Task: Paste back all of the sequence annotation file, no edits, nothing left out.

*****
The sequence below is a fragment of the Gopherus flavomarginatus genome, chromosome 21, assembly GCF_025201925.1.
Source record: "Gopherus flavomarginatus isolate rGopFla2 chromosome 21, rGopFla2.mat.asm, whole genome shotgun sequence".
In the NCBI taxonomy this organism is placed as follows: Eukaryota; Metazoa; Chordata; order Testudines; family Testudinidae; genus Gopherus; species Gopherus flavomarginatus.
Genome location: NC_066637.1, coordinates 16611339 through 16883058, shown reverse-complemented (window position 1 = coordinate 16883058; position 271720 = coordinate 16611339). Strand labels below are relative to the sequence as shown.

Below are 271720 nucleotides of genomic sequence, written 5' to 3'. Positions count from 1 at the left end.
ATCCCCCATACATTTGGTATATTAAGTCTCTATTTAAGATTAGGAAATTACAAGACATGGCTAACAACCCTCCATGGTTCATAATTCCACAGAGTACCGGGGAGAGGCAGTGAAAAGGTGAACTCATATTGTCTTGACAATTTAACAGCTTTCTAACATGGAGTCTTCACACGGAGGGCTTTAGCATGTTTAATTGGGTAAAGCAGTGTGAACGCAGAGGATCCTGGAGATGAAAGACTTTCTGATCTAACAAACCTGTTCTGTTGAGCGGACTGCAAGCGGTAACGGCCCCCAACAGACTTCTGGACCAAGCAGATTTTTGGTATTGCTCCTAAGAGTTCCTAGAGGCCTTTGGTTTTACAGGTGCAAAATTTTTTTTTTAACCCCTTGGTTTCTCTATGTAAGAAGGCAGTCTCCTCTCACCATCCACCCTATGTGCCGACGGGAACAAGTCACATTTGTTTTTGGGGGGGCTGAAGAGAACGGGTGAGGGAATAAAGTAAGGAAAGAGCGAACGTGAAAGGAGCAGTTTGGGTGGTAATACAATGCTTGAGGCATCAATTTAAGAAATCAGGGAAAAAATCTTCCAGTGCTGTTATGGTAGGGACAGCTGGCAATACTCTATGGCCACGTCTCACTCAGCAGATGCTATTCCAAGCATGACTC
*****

The sequence below is a fragment of the Gopherus flavomarginatus genome, chromosome 21, assembly GCF_025201925.1.
Source record: "Gopherus flavomarginatus isolate rGopFla2 chromosome 21, rGopFla2.mat.asm, whole genome shotgun sequence".
In the NCBI taxonomy this organism is placed as follows: Eukaryota; Metazoa; Chordata; order Testudines; family Testudinidae; genus Gopherus; species Gopherus flavomarginatus.
Genome location: NC_066637.1, coordinates 16611339 through 16883058, shown reverse-complemented (window position 1 = coordinate 16883058; position 271720 = coordinate 16611339). Strand labels below are relative to the sequence as shown.

Below are 271720 nucleotides of genomic sequence, written 5' to 3'. Positions count from 1 at the left end.
ATCCCCCATACATTTGGTATATTAAGTCTCTATTTAAGATTAGGAAATTACAAGACATGGCTAACAACCCTCCATGGTTCATAATTCCACAGAGTACCGGGGAGAGGCAGTGAAAAGGTGAACTCATATTGTCTTGACAATTTAACAGCTTTCTAACATGGAGTCTTCACACGGAGGGCTTTAGCATGTTTAATTGGGTAAAGCAGTGTGAACGCAGAGGATCCTGGAGATGAAAGACTTTCTGATCTAACAAACCTGTTCTGTTGAGCGGACTGCAAGCGGTAACGGCCCCCAACAGACTTCTGGACCAAGCAGATTTTTGGTATTGCTCCTAAGAGTTCCTAGAGGCCTTTGGTTTTACAGGTGCAAAATTTTTTTTTTAACCCCTTGGTTTCTCTATGTAAGAAGGCAGTCTCCTCTCACCATCCACCCTATGTGCCGACGGGAACAAGTCACATTTGTTTTTGGGGGGGCTGAAGAGAACGGGTGAGGGAATAAAGTAAGGAAAGAGCGAACGTGAAAGGAGCAGTTTGGGTGGTAATACAATGCTTGAGGCATCAATTTAAGAAATCAGGGAAAAAATCTTCCAGTGCTGTTATGGTAGGGACAGCTGGCAATACTCTATGGCCACGTCTCACTCAGCAGATGCTATTCCAAGCATGACTC